The costs and benefits of self-monitoring for higher functioning children and adolescents with autism

Heather A. Henderson, Kim E. Ono, Camilla M. McMahon, Caley B. Schwartz, Lauren V. Usher, Peter Clive Mundy

Research output: Contribution to journalArticle

12 Scopus citations

Abstract

The ability to regulate behaviors and emotions depends in part on the ability to flexibly monitor one's own progress toward a goal. Atypical patterns of response monitoring have been reported in individuals with autism spectrum disorders (ASD). In the current study we examined the error related negativity (ERN), an electrophysiological index of response monitoring, in relation to behavioral, social cognitive, and emotional presentation in higher functioning children (8-16 years) diagnosed with autism (HFA: N = 38) and an age- and IQ-matched sample of children without autism (COM: N = 36). Both HFA and COM participants displayed larger amplitude responses to error compared to correct response trials and these amplitudes did not differ by diagnostic group. For participants with HFA, larger ERN amplitudes were associated with more parent-reported autistic symptoms and more self-reported internalizing problems. However, across the full sample, larger ERN amplitudes were associated with better performance on theory of mind tasks. The results are discussed in terms of the utility of electrophysiological measures for understanding essential moderating processes that contribute to the spectrum of behavioral expression in the development of ASD.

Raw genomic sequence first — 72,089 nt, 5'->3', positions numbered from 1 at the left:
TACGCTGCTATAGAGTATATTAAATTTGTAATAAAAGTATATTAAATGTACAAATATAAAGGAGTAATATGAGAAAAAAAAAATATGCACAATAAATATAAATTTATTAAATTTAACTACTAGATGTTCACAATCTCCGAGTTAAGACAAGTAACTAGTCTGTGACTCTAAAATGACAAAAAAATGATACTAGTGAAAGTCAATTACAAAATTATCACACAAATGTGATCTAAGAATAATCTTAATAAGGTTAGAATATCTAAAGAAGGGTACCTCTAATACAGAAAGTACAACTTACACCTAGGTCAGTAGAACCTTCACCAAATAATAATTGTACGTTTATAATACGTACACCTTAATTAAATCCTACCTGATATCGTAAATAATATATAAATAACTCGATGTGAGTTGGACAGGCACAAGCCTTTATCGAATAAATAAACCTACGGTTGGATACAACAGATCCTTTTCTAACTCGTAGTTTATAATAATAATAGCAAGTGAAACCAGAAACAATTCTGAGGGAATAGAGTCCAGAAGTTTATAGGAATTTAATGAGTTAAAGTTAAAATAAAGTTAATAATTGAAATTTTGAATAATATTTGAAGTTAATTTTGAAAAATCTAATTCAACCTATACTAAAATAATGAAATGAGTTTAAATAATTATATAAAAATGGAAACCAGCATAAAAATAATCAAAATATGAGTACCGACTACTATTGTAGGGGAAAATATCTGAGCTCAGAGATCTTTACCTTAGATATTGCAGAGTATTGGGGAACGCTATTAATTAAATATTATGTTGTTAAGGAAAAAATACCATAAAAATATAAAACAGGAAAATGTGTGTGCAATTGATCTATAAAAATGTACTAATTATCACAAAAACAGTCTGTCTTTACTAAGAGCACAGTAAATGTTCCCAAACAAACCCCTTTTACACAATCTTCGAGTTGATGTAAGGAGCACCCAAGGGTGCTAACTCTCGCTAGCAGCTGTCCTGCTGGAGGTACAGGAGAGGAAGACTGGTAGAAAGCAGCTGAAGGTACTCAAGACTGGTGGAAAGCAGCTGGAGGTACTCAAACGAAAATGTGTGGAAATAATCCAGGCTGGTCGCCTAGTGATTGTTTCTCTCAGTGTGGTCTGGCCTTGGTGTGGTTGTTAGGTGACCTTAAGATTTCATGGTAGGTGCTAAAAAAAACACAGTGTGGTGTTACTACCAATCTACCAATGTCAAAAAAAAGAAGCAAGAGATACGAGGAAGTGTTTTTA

Original languageEnglish (US)
Pages (from-to)548-559
Number of pages12
JournalJournal of Autism and Developmental Disorders
Volume45
Issue number2
DOIs
StatePublished - Feb 1 2015

ASJC Scopus subject areas

  • Medicine(all)

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